By Bill Buckingham
When attending the Tournament of Champions, held annually at Grand Central Terminal in New York City, it’s very easy to fall prey to the illusion that squash has gone mainstream and finally everyone has caught on to what we have known all along: that there is no greater game, and there are no greater athletes, than the professionals who inhabit the top echelons of the sport. You even feel a small sense of superiority, that “I got there first” and “I’m part of this and you’re not” mentality as you observe the thousands of neophytes who stop and gawk at the spectacle in Vanderbilt Hall during the tournament. My least favorite day of the year is the Monday after the TOC ends, when I walk through Grand Central and come to the painful realization that the “one week when squash matters” is over, and I have to endure 51 weeks of explaining what squash is whenever asked what I do for a living. We often joke in the office, only half kidding, that the best investment in growing awareness for the sport would be to keep the glass court in Grand Central year round.
This year, due to compelling events prior to, and after, the TOC letdown as the court was packed up was not as severe. It all began on the Wednesday before the TOC started, when Yale university defeated Trinity College to snap Trinity’s historic 13 year, 252 dual match winning streak. Despite chatter that ‘the streak’ was in jeopardy, it was still a stunning upset that set off a torrent of positive publicity that squash had not seen in decades. There were stories in almost every major newspaper, including spots on ESPN and a lengthy article on the front page of the New York Times sports section. I was receiving dozens of text messages and emails about the match from friends around the country who have no relationship with the sport whatsoever except for knowing me. It was January 19th, a full two days before the TOC fully kicked off, and already “squash mattered!”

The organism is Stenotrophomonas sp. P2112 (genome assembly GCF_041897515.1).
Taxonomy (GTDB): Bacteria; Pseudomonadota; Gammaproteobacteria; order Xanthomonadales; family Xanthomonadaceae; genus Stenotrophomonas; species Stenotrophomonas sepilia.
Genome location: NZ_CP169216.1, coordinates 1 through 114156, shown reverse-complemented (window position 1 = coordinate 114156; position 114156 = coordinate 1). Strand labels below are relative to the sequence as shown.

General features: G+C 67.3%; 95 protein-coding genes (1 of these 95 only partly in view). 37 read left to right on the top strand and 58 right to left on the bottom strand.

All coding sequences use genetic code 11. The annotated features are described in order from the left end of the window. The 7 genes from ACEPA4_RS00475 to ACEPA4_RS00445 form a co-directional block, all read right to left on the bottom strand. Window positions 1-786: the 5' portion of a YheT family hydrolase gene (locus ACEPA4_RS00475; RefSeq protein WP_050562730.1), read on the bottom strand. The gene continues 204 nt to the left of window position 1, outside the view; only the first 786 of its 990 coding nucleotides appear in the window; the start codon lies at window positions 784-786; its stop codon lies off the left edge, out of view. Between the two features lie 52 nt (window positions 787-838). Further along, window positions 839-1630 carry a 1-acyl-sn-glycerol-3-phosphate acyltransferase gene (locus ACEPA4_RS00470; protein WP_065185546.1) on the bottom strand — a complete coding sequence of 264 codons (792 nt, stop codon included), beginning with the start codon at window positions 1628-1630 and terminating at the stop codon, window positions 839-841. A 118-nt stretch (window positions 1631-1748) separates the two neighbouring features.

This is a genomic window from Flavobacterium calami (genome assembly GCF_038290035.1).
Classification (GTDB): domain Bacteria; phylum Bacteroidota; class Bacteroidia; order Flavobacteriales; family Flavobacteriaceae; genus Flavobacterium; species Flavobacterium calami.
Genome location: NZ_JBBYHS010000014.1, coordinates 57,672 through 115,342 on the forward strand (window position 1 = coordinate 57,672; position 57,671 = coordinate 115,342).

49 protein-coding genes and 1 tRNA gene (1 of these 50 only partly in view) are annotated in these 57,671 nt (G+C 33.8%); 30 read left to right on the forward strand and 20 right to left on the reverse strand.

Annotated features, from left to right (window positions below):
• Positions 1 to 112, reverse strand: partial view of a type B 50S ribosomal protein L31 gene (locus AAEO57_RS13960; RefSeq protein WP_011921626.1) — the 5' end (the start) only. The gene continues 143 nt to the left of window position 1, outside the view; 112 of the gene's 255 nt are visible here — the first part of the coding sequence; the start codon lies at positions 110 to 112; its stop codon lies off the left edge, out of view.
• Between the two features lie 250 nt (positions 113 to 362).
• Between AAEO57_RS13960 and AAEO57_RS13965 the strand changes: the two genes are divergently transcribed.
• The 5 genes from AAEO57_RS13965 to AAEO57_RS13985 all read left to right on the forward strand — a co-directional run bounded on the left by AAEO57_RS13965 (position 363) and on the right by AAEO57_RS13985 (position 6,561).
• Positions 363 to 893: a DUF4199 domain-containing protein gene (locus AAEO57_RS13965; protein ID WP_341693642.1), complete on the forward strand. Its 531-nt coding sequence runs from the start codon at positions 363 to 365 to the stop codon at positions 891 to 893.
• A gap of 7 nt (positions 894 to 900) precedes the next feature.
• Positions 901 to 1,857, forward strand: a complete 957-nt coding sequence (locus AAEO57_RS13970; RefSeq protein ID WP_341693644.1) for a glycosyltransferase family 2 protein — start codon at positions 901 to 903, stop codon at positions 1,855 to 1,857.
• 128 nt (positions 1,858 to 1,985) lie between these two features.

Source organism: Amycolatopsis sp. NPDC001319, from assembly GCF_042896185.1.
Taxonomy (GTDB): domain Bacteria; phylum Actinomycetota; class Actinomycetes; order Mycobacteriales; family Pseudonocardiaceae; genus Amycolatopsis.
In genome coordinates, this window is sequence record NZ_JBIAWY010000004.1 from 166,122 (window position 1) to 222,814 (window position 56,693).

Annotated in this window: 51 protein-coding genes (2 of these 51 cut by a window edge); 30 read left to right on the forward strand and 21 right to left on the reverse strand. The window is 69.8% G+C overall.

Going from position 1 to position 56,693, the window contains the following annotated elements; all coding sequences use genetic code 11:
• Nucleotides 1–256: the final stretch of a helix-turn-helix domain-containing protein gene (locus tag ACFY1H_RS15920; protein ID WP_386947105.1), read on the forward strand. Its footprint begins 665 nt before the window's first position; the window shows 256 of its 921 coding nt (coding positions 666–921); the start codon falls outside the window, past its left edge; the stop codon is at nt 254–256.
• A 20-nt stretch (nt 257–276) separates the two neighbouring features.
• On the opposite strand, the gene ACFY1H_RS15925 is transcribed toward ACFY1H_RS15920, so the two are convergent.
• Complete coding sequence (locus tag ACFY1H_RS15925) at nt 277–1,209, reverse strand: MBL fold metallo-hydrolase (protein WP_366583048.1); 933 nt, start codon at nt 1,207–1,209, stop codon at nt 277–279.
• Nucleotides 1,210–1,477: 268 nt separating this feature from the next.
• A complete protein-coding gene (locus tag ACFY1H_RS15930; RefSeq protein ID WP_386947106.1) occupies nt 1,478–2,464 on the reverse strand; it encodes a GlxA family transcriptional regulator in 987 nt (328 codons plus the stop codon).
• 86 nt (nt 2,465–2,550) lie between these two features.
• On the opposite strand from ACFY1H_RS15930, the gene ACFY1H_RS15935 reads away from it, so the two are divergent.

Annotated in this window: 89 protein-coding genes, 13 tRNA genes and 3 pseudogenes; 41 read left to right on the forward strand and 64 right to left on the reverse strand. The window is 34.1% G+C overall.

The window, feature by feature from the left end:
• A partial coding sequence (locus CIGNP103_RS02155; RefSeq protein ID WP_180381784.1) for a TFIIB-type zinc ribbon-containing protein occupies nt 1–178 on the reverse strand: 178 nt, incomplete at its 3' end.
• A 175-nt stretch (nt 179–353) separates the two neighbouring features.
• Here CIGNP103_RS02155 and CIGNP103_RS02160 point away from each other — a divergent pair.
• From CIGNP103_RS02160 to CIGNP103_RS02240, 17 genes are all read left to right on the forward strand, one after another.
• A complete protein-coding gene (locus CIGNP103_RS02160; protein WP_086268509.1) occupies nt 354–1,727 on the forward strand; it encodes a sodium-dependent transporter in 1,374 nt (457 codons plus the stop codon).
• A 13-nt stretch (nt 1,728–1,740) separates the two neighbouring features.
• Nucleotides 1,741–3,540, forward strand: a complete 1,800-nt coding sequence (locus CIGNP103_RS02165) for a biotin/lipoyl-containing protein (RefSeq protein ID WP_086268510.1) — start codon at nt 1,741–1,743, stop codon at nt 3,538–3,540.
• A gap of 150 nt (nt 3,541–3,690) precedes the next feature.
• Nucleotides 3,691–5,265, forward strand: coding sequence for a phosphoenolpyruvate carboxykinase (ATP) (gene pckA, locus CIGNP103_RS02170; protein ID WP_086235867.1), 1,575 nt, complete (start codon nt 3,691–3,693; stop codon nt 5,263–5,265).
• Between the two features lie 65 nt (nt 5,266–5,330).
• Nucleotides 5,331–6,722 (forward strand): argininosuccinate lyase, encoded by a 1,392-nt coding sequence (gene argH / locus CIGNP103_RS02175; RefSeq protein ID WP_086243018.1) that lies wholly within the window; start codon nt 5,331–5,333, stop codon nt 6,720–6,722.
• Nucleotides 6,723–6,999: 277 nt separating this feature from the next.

The Tournament of Champions, as usual, lived up to its billing, with huge crowds, great matches and an atmosphere that is unparalleled in our sport. With the buzz of the Yale-Trinity match still palpable, it was easier than ever to get sucked in to the illusion that squash had exploded. After Nick Matthew’s tight drive on match ball eluded James Willstrop, giving Nick his first TOC title, I didn’t even have that first dreaded hint of the “it’s over” feeling that I typically get on the subway home after the finals. That spirit was buoyed on Saturday when I opened up the Times and saw a lengthy feature written by celebrity chef and former Yale squash player Ming Tsai, extolling the virtues of the sport. What was going on here? It was the weekend after and “squash still mattered?”
I think about that ten days in January often, but instead of looking back wistfully, we focus on how to make those ten days turn into months, an actual full season of “mattering.” These past few weeks, squash was back in the mainstream media, first with a story about the Cardinals World Series MVP David Freese and teammate Matt Holliday using squash as their primary off season training vehicle, followed by Princeton university beating Trinity in a thrilling final, denying the bantams their 14th straight Men’s Collegiate Team Championship title. There were so many fans at the match, they stopped letting people into the squash center and had them watch from a Jumbotron set up on the indoor track upstairs. Think about that for a moment—fans were being denied entry because a squash match was at capacity.
Of course, we know exactly what fans watching at the TOC know, and what the current World Series MVP knows, and what fans watching college squash on a Jumbotron set up on a indoor track know. We know that squash does matter, and making it matter to more people, more often, is central to our mission at U.S. SQUASH.